The University of the Arts is proud of our efforts to be eco-conscious. As the global community strives to improve efforts to reduce and reuse the earth's precious resources, we are pleased to have made our own internal strides to lessen our carbon footprint. Our Facilities Management team has fostered practices that lead the way in this effort.
The University's recycling program is designed to contribute to the global "green" effort, reducing the amount of trash that enters our landfills. Most classroom and office waste should be discarded using the three-bin collection system illustrated below. Empty cardboard boxes should be broken down and set outside classrooms/offices for separate collection. Scrap wood should be discarded in designated areas at Anderson, Juniper and Terra halls.
|Aluminum Cans||Paper||Food Waste|
|Glass Bottles & Jars||Folders||Paper Cups|
|Tin Cans||Brochures||Pizza Boxes|
|Plastic Bottles||Annual Reports||Coffee Grinds|
|Direct Mail||Food-Stained Paper|
|Soft-Backed Books||Used Tissue|
|Envelopes||Used Paper Napkins|
|Pamphlets||Used Paper Towels|
|Invoices||Waste Styrofoam Items|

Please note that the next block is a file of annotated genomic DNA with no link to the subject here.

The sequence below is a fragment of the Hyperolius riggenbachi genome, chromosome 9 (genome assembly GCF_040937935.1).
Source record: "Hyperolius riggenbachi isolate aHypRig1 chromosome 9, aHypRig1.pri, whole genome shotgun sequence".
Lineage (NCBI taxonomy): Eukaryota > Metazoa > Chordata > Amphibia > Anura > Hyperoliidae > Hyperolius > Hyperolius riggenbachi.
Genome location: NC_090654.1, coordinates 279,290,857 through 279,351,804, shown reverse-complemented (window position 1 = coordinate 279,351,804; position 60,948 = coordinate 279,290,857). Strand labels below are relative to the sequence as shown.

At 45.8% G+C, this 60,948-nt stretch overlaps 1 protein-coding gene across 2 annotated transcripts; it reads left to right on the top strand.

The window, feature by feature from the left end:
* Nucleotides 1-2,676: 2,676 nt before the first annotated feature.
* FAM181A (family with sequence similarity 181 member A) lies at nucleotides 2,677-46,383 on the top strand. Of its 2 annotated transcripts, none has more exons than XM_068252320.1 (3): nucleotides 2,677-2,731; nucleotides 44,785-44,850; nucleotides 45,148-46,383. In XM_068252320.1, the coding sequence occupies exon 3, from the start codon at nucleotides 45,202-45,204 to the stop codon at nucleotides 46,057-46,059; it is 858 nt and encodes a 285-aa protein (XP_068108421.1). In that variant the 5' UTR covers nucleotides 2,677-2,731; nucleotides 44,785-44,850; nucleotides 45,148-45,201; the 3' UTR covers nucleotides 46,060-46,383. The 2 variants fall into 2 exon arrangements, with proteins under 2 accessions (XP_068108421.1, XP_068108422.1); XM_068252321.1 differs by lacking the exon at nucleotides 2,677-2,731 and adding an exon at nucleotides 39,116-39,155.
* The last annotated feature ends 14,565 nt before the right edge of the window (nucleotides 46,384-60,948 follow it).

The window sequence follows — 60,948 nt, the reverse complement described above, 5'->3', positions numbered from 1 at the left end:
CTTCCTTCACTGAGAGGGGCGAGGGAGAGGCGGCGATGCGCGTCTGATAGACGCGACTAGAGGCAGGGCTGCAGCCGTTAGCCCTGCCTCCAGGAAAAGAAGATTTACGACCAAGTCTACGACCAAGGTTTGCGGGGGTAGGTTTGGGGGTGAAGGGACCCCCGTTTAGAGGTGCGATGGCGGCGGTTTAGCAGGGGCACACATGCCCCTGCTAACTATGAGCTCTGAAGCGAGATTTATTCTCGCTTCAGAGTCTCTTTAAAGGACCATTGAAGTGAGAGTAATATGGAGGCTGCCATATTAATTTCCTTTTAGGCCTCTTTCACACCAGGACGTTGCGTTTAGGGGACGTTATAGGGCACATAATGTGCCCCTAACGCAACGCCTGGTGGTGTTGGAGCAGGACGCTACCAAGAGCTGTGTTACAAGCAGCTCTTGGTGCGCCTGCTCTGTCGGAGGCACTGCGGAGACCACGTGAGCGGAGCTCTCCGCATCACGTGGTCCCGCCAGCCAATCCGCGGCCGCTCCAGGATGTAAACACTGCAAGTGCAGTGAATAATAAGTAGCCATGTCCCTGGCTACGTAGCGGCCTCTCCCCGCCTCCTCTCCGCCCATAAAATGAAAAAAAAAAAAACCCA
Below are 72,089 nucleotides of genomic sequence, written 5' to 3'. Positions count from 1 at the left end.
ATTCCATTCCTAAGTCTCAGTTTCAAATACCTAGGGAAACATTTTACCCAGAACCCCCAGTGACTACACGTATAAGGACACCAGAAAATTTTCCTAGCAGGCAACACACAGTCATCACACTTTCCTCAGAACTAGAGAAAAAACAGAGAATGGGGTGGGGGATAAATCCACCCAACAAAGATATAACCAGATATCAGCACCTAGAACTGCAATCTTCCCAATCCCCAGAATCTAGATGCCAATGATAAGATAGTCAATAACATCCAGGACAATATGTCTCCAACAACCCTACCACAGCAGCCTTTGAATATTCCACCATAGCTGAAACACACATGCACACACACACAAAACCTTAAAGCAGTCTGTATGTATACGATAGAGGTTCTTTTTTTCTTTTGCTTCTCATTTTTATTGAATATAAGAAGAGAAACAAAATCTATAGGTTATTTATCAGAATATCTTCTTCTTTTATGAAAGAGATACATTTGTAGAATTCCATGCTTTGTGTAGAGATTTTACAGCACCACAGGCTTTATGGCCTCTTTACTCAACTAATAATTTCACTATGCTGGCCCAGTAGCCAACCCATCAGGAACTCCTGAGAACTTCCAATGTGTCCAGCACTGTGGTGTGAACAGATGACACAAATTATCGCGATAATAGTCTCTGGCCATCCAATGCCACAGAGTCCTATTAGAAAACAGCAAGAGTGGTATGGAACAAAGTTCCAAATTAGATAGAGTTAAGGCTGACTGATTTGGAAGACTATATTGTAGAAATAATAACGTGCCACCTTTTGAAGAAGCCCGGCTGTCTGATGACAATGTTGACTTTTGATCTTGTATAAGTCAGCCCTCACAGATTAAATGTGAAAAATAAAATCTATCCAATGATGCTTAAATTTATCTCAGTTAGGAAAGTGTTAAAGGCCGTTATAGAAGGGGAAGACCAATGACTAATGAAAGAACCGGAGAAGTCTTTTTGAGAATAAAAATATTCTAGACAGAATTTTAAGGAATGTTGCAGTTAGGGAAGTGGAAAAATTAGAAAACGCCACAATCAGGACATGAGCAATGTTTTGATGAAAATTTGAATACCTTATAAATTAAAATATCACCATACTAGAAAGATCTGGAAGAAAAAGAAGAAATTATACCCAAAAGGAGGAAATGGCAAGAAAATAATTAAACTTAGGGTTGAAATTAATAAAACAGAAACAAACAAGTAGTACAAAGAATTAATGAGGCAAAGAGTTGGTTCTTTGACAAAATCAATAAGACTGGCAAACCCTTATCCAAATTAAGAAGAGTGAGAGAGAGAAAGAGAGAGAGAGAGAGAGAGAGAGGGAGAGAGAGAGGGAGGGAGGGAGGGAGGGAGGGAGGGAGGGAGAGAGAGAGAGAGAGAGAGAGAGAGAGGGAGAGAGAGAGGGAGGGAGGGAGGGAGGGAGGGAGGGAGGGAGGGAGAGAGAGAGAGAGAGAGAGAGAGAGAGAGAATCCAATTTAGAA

Cleaning and Paper Products
Cleaning solutions used by our Housekeeping staff are bio-renewable, formulated from plant, animal, marine and forestry materials. Bio-based products are excellent alternatives to products made from petroleum because they reduce fossil fuels used, help reduce dependency on foreign oil and are generally better for the environment.
In addition, paper towels and toilet tissue purchased are made from 100% recyclable materials. These eco-friendly products save forests, reduce landfill waste and limit CO2 emissions.
Lighting typically accounts for the largest portion of electric use in educational facilities. In an effort to reduce our energy consumption, Facilities has implemented a number of lighting projects in our academic buildings. These include retro-fitting costly T12 fluorescent fixtures to more efficient T8 fixtures, installing occupancy sensors and replacing obsolete exterior fixtures with LED equivalent fixtures. Also, the transition from incandescent to compact fluorescent lamps has been made in our residence halls. Such measures can reduce the University’s overall energy use by 25-40%.